Self-sacrificing cells hold clues to improving treatment of MRSA, sepsis

Image of neutrophils
During infection, white blood cells called neutrophils eject their own DNA strands outward to block bacteria from spreading. IMAGE: ADOBE STOCK

Over the last several years, scientists have made great headway in our understanding of how self-sabotaging immune cells play a role in our ability to fight infection. So far, we know that when white blood cells called neutrophils are triggered by bacterial infection, they self-combust and eject their own DNA strands outward like spider webs. Sacrificing themselves, the exploded neutrophils and their outreaching DNA tentacles form sunburst-shaped neutrophil extracellular traps (NETs).

“NET formation is an innate immune response that our body has when it recognizes the presence of pathogens,” says Ben Croker, PhD, a researcher in the Division of Hematology/Oncology at Boston Children’s Hospital. “Once formed, NETs restrict pathogen movement and proliferation and alert the rest of the immune system to the invader’s presence.”

Now, Croker and a team of researchers at Boston Children’s have identified a critical element of NET formation and how it enables the body to fight off infections like methicillin-resistant Staphylococcus aureus (MRSA). Their findings, recently published in Science Signaling, could someday have clinical implications for tough-to-treat infections and even sepsis.

At the core of their discovery is the relationship between three genes — RIPK1, RIPK3 and MLKL — and a type of programmed cell death called necroptosis.

Cell death as a means of self-defense

In contrast to apoptosis — a normal process of cell death that keeps our body working properly and is typically ignored by our immune system — necroptosis is a type of cellular suicide that often plays a role in our immune responses. By sacrificing themselves through necroptosis, cells release their innards to their surrounding environment. This causes inflammation and signals the immune system to mount a response to infection.

Croker’s team discovered that RIPK1 primes the neutrophils for death, but does not itself determine whether they will die an apoptotic or necroptotic death. To trigger necroptosis — and ultimately, NET formation — the RIPK3 and MLKL cell death pathway must be activated.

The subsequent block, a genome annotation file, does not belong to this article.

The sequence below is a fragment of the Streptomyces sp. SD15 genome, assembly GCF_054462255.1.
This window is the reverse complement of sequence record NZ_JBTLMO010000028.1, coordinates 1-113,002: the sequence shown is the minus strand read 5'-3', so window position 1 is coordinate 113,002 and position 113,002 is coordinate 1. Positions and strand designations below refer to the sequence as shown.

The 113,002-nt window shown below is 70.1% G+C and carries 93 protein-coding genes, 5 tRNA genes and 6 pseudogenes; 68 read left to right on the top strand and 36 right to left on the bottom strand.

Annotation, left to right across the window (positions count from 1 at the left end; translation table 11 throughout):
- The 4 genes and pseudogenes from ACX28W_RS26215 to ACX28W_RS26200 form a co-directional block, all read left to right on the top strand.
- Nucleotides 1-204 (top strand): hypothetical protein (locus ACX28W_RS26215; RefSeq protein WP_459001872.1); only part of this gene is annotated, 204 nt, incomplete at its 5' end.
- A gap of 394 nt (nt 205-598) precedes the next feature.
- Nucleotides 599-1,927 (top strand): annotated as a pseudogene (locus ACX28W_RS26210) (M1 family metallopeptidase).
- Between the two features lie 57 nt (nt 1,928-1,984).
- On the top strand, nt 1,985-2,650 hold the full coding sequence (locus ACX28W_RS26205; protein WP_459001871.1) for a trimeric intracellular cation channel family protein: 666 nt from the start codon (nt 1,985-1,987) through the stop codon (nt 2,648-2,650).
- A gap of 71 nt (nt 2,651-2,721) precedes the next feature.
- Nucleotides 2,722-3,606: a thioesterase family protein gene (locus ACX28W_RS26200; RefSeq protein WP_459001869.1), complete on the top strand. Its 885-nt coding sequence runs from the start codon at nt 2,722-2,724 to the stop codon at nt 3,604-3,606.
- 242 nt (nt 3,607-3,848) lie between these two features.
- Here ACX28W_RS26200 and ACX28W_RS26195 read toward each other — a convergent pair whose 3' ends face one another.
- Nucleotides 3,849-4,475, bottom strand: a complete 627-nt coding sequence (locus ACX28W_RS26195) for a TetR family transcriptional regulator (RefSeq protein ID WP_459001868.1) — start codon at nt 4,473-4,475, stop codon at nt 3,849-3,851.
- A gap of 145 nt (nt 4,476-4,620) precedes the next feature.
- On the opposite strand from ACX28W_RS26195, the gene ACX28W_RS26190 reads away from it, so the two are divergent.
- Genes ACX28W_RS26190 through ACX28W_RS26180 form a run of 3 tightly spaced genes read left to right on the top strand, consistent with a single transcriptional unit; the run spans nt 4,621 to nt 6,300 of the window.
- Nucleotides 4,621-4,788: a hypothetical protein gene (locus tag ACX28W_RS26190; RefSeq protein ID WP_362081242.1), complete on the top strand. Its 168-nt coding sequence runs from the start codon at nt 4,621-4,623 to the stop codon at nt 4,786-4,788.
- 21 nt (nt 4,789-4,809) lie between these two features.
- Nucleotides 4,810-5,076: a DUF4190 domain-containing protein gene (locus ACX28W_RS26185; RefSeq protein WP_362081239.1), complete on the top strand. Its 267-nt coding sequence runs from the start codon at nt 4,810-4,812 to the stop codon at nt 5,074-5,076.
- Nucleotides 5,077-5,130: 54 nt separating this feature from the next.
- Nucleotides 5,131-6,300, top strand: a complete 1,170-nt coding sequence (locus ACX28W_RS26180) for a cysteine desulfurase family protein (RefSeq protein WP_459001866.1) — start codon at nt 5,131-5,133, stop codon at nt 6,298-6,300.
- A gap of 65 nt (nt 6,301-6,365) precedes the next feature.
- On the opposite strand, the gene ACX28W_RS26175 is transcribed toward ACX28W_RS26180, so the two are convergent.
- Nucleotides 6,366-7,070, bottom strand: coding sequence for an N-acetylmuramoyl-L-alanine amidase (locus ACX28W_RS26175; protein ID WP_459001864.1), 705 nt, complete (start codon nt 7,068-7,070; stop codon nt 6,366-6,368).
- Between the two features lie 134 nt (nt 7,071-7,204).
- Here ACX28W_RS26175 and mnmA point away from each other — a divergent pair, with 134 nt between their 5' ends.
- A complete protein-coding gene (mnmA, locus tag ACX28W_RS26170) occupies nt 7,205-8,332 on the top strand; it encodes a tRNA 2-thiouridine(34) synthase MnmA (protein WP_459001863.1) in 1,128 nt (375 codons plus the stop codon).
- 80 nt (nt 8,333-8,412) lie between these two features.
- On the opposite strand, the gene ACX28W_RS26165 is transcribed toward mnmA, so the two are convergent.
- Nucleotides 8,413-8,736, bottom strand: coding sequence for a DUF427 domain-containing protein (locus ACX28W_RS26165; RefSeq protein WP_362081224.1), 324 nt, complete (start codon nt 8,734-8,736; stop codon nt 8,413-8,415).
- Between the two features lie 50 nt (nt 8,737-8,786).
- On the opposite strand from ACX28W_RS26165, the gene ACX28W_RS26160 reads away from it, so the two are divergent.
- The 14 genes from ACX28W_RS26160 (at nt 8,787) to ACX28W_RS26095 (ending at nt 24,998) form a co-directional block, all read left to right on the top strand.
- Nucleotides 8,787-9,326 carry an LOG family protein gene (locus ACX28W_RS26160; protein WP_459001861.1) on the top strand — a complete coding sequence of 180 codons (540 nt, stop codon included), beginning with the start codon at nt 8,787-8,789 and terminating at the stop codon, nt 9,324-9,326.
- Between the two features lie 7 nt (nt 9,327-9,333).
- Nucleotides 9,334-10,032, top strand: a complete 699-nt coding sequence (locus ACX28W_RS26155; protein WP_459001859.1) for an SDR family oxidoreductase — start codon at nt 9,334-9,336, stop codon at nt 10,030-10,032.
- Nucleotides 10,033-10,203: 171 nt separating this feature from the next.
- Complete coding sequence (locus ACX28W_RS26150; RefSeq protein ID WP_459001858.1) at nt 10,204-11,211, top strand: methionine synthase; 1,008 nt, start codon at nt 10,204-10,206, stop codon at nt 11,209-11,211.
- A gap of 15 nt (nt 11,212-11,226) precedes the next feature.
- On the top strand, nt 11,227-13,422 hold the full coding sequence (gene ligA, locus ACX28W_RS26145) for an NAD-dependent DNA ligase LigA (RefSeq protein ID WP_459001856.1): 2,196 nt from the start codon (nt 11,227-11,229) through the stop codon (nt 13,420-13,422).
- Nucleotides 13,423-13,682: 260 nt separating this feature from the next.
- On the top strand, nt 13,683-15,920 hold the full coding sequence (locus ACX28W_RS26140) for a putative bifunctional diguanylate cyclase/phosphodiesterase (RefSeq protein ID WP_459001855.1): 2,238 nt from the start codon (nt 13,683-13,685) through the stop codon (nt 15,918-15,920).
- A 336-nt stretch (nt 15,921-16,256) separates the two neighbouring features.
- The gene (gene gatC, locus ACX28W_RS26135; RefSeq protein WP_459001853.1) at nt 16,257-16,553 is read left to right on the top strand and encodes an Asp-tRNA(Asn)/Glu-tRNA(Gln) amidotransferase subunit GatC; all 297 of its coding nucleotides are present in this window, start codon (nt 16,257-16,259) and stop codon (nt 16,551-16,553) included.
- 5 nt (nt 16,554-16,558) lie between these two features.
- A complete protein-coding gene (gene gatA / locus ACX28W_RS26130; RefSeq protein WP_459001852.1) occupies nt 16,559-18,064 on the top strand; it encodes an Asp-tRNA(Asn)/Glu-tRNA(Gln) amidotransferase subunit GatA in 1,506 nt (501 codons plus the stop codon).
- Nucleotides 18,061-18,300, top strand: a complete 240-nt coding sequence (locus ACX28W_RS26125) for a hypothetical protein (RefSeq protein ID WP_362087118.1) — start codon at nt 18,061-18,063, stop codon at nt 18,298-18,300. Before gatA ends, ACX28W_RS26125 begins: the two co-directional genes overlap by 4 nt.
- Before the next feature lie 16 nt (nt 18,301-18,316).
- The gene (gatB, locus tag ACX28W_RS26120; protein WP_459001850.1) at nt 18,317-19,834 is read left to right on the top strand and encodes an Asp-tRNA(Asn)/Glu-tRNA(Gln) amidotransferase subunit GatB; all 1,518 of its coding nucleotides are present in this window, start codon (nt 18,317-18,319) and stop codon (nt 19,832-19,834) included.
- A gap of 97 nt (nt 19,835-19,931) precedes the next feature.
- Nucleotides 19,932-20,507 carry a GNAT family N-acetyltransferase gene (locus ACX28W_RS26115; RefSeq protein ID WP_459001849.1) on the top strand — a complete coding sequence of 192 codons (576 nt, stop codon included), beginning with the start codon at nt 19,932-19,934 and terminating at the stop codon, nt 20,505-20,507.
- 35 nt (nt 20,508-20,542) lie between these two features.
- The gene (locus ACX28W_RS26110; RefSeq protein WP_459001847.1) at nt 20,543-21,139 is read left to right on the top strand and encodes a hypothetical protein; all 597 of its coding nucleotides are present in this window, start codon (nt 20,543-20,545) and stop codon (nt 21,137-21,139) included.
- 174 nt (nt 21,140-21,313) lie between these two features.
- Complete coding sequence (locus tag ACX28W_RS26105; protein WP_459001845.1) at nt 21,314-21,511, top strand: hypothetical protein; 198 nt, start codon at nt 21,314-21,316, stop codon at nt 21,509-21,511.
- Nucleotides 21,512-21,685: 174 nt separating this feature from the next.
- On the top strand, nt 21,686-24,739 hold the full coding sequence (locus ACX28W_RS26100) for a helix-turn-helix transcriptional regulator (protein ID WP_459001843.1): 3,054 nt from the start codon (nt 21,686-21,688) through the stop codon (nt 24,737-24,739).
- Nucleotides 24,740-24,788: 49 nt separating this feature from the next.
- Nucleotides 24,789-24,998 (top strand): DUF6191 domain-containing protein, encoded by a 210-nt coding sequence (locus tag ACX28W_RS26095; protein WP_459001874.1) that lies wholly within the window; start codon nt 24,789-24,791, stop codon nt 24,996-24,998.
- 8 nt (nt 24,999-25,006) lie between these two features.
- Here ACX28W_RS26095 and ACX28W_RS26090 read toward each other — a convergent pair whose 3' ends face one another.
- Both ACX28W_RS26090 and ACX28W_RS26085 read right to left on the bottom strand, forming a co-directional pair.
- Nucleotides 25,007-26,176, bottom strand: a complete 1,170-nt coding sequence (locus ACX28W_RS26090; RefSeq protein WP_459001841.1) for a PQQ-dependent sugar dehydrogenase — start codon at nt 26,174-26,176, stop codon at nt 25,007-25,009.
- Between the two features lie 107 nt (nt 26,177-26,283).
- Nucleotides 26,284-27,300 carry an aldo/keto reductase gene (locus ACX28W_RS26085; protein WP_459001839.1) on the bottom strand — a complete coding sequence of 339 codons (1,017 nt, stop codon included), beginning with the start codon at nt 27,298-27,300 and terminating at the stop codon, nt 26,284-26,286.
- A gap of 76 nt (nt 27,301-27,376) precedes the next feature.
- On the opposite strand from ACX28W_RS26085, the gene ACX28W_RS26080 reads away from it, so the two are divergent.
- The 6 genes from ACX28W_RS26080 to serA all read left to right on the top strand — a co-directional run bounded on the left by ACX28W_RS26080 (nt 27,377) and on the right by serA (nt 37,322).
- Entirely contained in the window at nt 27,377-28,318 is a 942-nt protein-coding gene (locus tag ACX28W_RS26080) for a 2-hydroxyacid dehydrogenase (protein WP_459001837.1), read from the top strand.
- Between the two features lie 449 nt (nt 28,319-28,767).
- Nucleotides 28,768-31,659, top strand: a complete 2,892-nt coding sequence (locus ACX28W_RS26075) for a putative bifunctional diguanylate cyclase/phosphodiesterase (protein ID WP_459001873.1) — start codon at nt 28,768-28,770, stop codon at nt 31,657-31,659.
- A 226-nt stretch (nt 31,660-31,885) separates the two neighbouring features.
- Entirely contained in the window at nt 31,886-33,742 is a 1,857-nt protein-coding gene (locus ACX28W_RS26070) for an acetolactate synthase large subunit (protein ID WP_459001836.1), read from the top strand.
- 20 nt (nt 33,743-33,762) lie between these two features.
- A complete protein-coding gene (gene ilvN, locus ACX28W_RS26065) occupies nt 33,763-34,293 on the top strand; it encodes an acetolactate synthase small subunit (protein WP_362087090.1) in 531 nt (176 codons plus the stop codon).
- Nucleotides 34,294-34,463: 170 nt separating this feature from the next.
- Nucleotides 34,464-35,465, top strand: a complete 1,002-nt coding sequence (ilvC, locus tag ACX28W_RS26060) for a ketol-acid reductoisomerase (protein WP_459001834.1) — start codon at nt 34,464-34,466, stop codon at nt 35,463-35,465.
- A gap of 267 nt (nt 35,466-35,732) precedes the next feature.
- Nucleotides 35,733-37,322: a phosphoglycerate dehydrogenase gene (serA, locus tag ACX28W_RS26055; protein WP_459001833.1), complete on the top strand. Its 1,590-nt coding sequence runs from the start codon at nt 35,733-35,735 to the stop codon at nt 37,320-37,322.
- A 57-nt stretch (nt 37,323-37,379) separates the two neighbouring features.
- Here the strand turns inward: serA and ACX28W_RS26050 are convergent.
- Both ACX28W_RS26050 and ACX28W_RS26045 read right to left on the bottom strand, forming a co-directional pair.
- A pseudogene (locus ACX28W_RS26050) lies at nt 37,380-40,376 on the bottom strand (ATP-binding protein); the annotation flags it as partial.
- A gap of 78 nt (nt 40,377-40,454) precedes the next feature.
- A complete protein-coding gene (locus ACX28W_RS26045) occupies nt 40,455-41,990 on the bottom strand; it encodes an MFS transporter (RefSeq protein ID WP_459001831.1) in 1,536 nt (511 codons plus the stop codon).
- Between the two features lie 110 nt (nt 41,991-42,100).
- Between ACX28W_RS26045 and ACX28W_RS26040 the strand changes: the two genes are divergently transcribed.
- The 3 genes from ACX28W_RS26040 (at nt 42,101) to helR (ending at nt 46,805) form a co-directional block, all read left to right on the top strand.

“Understanding the pathways that lead to cell death in neutrophils is an important first-step to potential interventions that may have an impact on reducing the high mortality rates associated with sepsis,” says the study’s first author Akshay D’Cruz, PhD, who was a postdoctoral fellow in Croker’s lab at the time this research was done.

Using in vitro models of MRSA infection, Croker’s team found that mouse and human neutrophils lacking the RIPK3 and MLKL genes, or treated with drugs to block this pathway, were unable to form NETs. In contrast, cells with RIPK3 and MLKL were able to form NETs and ultimately get the MRSA infection under control.

Specifically, Croker’s team observed that the RIPK3 and MLKL genes played a critical role in activating an enzyme called PAD4, which has already been shown to be a key factor in NET release.

“This knowledge could be leveraged as a way to modulate the body’s immune response to infection,” Croker says. “In cases like MRSA infection, you may want to make these pathways more active to encourage NET formation. Alternatively, in cases where self-sacrificing cells are doing more harm than good — such as severe infection leading to septic shock — the pathway could be blocked to maintain immune cell numbers and reduce inflammation.”

Learn more about research to combat sepsis.